Q: What are some of your thoughts on the paranormal in Buddhism?
A: Well, not to long ago for one of The Zennist blogs (can’t remember which one) I looked up the word ‘paranormal’. What struck me is the dictionary essentially said paranormal was beyond the range of science and recognizable phenomena. Since all of science rests on third-person knowledge—first-person experiences seem, by definition, to be paranormal, like the awakening of Siddhartha when he became Buddha. Even our aspiration to become enlightened is a paranormal aspiration. There is no way to measure our aspiration or our awakening by some external metric. You could even say the Buddha taught a paranormal doctrine—its was certainly supramundane and not for worldly consumption.
Q: What about your experience with pure Mind? Wasn’t it paranormal?
A: Yes it was and still is. I think there is a Q&A on it, Bodhicitta: a close encounter which qualifies as a major paranormal encounter. Others, who were with me at the time, experienced some of what I was experiencing. I learned, first hand, just how powerful Mind is. When Mind opens up like this, it is impossible to resist. This is a particular psychic power that is not discussed in the Buddha’s discourses, but it is certainly implied. I won’t go into the details of what can be done but, suffice it to say, that Mind, awakened, is a paranormal experience like no other—it’s powerful. Previous to such an awakening, it is possible to delude ourselves into believing that we’ve had some kind of great Buddhist experience. The truth of the matter, we’re not even close. One thing this paranormal experience does that confirms it is definitely Buddhist, the canon makes sense for the first time. For me it was, “So this is the luminous Mind” or another time, “So this is the Mind that is bodhi,” or, “This is pure Mind.” Then, finally, you see that the world is a dependent origination of the Mind, like a pot is an origination of clay. This is when you think to yourself that the Lankavatara Sutra is a great Sutra.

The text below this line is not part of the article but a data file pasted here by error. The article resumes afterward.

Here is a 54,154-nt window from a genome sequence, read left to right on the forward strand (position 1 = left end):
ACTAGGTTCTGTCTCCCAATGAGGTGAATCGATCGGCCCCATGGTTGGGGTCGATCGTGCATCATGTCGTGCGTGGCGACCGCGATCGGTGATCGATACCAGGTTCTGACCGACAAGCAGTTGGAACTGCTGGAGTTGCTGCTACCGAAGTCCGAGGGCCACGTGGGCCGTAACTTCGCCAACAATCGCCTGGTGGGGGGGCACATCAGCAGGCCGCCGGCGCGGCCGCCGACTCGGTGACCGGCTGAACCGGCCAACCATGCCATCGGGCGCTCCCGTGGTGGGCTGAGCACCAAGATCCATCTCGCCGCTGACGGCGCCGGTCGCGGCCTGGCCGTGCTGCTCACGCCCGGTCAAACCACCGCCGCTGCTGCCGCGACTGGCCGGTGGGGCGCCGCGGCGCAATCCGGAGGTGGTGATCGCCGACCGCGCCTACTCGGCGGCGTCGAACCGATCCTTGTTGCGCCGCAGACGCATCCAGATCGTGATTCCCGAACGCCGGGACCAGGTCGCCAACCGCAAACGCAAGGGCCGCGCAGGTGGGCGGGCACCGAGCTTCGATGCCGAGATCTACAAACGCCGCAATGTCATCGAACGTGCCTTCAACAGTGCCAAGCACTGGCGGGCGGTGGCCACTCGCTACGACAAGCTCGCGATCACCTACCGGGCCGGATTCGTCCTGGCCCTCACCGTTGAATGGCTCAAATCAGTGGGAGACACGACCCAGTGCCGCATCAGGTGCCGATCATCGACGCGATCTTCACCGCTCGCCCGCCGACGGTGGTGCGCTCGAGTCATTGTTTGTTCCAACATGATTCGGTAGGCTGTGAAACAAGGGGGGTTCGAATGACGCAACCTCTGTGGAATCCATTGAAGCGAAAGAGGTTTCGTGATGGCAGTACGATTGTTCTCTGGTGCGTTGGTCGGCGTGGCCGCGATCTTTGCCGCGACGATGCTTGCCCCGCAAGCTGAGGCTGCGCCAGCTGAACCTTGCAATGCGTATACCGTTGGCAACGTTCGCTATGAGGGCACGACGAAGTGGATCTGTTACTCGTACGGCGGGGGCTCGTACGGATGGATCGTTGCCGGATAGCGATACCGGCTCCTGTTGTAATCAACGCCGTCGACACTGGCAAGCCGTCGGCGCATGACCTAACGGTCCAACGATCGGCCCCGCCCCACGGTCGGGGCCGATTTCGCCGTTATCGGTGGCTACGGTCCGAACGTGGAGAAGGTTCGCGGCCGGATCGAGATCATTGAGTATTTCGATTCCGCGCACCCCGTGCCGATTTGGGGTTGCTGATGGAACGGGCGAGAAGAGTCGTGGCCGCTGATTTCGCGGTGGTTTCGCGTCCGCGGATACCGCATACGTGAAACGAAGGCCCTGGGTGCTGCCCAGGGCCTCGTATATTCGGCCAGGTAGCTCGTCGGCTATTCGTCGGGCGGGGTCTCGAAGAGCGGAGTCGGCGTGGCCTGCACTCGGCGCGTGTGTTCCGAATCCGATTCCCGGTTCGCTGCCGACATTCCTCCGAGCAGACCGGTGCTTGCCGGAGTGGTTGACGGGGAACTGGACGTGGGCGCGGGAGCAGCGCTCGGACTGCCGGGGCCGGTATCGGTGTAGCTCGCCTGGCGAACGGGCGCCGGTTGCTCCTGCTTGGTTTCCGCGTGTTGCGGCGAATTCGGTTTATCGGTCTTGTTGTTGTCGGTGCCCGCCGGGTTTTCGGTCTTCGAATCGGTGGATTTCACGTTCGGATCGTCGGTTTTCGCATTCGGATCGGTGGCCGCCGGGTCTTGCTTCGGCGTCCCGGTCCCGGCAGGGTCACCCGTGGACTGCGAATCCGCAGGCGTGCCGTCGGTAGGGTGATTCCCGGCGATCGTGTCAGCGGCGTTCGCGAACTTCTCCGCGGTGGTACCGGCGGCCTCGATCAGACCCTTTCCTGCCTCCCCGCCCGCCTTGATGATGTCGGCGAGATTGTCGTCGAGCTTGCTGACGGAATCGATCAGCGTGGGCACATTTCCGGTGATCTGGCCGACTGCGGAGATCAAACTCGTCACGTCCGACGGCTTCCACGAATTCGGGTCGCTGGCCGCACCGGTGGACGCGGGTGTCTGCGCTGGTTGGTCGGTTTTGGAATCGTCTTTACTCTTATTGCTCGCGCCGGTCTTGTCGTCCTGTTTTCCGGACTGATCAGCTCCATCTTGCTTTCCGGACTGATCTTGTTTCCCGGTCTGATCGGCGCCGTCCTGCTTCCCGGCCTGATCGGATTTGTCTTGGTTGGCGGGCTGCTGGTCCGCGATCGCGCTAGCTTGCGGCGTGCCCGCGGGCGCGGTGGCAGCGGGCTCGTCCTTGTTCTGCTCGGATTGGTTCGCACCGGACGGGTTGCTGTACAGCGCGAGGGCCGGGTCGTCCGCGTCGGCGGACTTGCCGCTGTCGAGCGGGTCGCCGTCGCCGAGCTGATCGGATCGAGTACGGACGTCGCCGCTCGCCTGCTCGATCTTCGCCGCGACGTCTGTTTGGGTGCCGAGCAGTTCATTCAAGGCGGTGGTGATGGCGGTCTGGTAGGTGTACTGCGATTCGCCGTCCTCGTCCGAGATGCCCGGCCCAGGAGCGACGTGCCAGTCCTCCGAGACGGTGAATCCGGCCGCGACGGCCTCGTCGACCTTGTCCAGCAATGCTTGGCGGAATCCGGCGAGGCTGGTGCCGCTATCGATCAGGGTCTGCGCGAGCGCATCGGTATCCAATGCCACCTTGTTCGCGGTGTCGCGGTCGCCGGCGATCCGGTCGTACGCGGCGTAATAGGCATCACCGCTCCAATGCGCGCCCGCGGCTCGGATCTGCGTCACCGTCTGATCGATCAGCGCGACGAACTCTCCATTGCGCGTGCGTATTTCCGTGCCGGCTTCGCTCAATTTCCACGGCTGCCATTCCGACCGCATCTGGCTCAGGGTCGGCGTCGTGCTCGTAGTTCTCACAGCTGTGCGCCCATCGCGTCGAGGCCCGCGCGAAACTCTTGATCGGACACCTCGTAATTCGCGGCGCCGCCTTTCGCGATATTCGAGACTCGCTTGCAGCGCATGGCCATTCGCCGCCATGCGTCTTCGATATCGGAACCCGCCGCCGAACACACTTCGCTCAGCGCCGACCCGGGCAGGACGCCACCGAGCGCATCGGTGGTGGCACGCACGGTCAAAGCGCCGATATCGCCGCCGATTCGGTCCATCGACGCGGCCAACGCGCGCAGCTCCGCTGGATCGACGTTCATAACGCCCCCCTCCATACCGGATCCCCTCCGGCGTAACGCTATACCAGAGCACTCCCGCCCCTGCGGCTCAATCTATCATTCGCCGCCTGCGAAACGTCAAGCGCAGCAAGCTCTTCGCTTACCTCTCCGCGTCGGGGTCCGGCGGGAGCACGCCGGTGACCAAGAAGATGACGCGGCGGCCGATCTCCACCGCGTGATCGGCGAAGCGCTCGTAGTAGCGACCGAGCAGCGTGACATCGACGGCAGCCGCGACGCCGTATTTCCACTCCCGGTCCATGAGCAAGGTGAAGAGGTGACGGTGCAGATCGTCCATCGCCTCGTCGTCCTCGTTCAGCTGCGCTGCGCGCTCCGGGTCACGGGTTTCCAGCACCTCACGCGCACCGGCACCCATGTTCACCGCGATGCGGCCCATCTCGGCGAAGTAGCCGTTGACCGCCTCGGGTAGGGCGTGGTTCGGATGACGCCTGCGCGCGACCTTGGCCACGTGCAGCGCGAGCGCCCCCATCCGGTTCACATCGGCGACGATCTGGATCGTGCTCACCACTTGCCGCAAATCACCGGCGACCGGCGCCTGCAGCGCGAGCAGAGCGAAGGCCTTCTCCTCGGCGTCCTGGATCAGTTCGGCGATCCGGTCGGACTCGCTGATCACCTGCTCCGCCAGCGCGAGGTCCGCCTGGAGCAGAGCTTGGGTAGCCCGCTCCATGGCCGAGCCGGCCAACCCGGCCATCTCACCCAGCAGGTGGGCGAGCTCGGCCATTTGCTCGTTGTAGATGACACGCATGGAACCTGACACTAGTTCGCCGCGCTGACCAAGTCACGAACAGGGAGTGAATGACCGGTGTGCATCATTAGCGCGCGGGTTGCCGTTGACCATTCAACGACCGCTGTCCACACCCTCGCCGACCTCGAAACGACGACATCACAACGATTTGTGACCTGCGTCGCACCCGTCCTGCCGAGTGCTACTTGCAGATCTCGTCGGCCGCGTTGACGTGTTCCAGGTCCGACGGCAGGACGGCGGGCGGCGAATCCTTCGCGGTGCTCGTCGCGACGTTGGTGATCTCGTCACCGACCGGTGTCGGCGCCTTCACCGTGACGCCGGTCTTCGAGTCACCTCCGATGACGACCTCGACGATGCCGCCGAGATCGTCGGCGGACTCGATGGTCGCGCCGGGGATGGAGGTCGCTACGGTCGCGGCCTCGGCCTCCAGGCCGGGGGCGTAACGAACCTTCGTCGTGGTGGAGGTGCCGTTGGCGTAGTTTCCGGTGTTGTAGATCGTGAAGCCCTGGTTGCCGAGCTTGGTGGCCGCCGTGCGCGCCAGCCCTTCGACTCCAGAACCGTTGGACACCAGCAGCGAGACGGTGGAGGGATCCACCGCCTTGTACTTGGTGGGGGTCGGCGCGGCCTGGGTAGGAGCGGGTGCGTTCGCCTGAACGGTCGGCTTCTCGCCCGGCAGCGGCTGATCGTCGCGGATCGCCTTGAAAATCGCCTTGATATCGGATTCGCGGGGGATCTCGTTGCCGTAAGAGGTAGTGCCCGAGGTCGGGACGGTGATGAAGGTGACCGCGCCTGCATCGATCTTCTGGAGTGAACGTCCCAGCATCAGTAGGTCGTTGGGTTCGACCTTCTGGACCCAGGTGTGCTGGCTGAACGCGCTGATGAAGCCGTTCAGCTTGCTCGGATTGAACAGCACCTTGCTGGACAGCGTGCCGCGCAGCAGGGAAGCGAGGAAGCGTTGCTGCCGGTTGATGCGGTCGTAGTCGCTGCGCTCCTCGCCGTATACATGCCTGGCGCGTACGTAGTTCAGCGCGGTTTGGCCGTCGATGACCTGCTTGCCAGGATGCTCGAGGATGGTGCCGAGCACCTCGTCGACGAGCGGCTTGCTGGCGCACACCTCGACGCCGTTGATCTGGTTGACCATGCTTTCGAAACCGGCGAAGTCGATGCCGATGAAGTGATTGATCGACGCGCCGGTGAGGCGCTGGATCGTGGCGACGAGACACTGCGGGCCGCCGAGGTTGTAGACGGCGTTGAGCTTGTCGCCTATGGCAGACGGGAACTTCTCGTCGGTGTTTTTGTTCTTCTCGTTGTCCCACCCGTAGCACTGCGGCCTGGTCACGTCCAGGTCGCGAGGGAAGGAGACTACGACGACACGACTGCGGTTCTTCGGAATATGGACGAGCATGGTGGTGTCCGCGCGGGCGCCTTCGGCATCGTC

Q: What do you think keeps people who practice Buddhism from having a paranormal awakening like you did?
A: They are being told, for one thing, that anything paranormal they encounter in practice is probably makyo or the realm of Mara the demon. Such experiences are part of what happens when you work to realize pure Mind. Just don’t hold on to them. The idea is to realize Mind, not have different kinds of experiences for their own sake. Also, experiences have to translate into what the Buddha really taught. This means that you can discern what the Buddha taught from what you’ve been handed by your teachers, much of it probably being wrong. What good is the experience of chanting or sitting in zazen, accumulating hours of sitting time, if you still understand Buddhism incorrectly? With the awakening of Mind comes real and valuable knowledge. It is amazing.
Q: What was your biggest paranormal experience?